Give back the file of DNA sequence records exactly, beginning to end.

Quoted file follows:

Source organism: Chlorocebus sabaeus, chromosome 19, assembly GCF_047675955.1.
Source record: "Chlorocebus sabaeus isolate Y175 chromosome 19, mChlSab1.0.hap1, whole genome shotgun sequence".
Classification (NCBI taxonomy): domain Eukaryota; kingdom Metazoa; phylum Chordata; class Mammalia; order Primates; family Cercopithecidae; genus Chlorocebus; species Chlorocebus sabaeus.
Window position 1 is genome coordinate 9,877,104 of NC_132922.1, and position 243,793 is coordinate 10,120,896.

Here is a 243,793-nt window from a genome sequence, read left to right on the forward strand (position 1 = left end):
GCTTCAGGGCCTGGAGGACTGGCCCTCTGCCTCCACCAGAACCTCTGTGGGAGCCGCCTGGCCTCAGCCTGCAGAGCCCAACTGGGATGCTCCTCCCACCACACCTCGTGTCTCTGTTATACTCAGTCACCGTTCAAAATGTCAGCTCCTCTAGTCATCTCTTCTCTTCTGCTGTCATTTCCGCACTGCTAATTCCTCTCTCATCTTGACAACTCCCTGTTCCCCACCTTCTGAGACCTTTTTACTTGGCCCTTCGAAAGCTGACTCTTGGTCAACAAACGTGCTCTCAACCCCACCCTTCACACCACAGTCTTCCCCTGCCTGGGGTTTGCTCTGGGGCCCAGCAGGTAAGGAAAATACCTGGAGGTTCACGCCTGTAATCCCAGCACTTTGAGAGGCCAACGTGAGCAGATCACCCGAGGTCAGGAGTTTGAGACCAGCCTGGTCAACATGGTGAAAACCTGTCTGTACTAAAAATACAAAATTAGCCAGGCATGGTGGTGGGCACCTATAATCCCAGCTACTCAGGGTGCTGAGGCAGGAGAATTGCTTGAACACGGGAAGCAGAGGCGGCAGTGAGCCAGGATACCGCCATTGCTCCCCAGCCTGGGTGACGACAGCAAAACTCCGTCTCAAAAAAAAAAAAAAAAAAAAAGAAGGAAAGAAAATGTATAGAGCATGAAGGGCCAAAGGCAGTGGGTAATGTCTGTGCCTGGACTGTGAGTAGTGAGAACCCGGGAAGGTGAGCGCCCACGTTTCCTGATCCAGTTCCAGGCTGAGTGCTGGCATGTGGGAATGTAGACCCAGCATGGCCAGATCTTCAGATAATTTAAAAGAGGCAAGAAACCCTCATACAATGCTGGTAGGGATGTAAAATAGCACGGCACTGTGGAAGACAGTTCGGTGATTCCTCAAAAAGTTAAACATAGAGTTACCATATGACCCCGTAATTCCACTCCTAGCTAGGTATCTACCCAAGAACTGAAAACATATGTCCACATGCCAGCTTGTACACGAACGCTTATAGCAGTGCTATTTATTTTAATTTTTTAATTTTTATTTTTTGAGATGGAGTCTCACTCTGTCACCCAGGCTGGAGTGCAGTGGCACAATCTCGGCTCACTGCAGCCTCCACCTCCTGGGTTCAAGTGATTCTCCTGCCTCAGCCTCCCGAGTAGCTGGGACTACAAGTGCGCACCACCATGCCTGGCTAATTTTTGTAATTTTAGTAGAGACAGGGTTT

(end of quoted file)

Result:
Source organism: Chlorocebus sabaeus, chromosome 19, assembly GCF_047675955.1.
Source record: "Chlorocebus sabaeus isolate Y175 chromosome 19, mChlSab1.0.hap1, whole genome shotgun sequence".
Classification (NCBI taxonomy): domain Eukaryota; kingdom Metazoa; phylum Chordata; class Mammalia; order Primates; family Cercopithecidae; genus Chlorocebus; species Chlorocebus sabaeus.
Window position 1 is genome coordinate 9,877,104 of NC_132922.1, and position 243,793 is coordinate 10,120,896.

Here is a 243,793-nt window from a genome sequence, read left to right on the forward strand (position 1 = left end):
GCTTCAGGGCCTGGAGGACTGGCCCTCTGCCTCCACCAGAACCTCTGTGGGAGCCGCCTGGCCTCAGCCTGCAGAGCCCAACTGGGATGCTCCTCCCACCACACCTCGTGTCTCTGTTATACTCAGTCACCGTTCAAAATGTCAGCTCCTCTAGTCATCTCTTCTCTTCTGCTGTCATTTCCGCACTGCTAATTCCTCTCTCATCTTGACAACTCCCTGTTCCCCACCTTCTGAGACCTTTTTACTTGGCCCTTCGAAAGCTGACTCTTGGTCAACAAACGTGCTCTCAACCCCACCCTTCACACCACAGTCTTCCCCTGCCTGGGGTTTGCTCTGGGGCCCAGCAGGTAAGGAAAATACCTGGAGGTTCACGCCTGTAATCCCAGCACTTTGAGAGGCCAACGTGAGCAGATCACCCGAGGTCAGGAGTTTGAGACCAGCCTGGTCAACATGGTGAAAACCTGTCTGTACTAAAAATACAAAATTAGCCAGGCATGGTGGTGGGCACCTATAATCCCAGCTACTCAGGGTGCTGAGGCAGGAGAATTGCTTGAACACGGGAAGCAGAGGCGGCAGTGAGCCAGGATACCGCCATTGCTCCCCAGCCTGGGTGACGACAGCAAAACTCCGTCTCAAAAAAAAAAAAAAAAAAAAAGAAGGAAAGAAAATGTATAGAGCATGAAGGGCCAAAGGCAGTGGGTAATGTCTGTGCCTGGACTGTGAGTAGTGAGAACCCGGGAAGGTGAGCGCCCACGTTTCCTGATCCAGTTCCAGGCTGAGTGCTGGCATGTGGGAATGTAGACCCAGCATGGCCAGATCTTCAGATAATTTAAAAGAGGCAAGAAACCCTCATACAATGCTGGTAGGGATGTAAAATAGCACGGCACTGTGGAAGACAGTTCGGTGATTCCTCAAAAAGTTAAACATAGAGTTACCATATGACCCCGTAATTCCACTCCTAGCTAGGTATCTACCCAAGAACTGAAAACATATGTCCACATGCCAGCTTGTACACGAACGCTTATAGCAGTGCTATTTATTTTAATTTTTTAATTTTTATTTTTTGAGATGGAGTCTCACTCTGTCACCCAGGCTGGAGTGCAGTGGCACAATCTCGGCTCACTGCAGCCTCCACCTCCTGGGTTCAAGTGATTCTCCTGCCTCAGCCTCCCGAGTAGCTGGGACTACAAGTGCGCACCACCATGCCTGGCTAATTTTTGTAATTTTAGTAGAGACAGGGTTT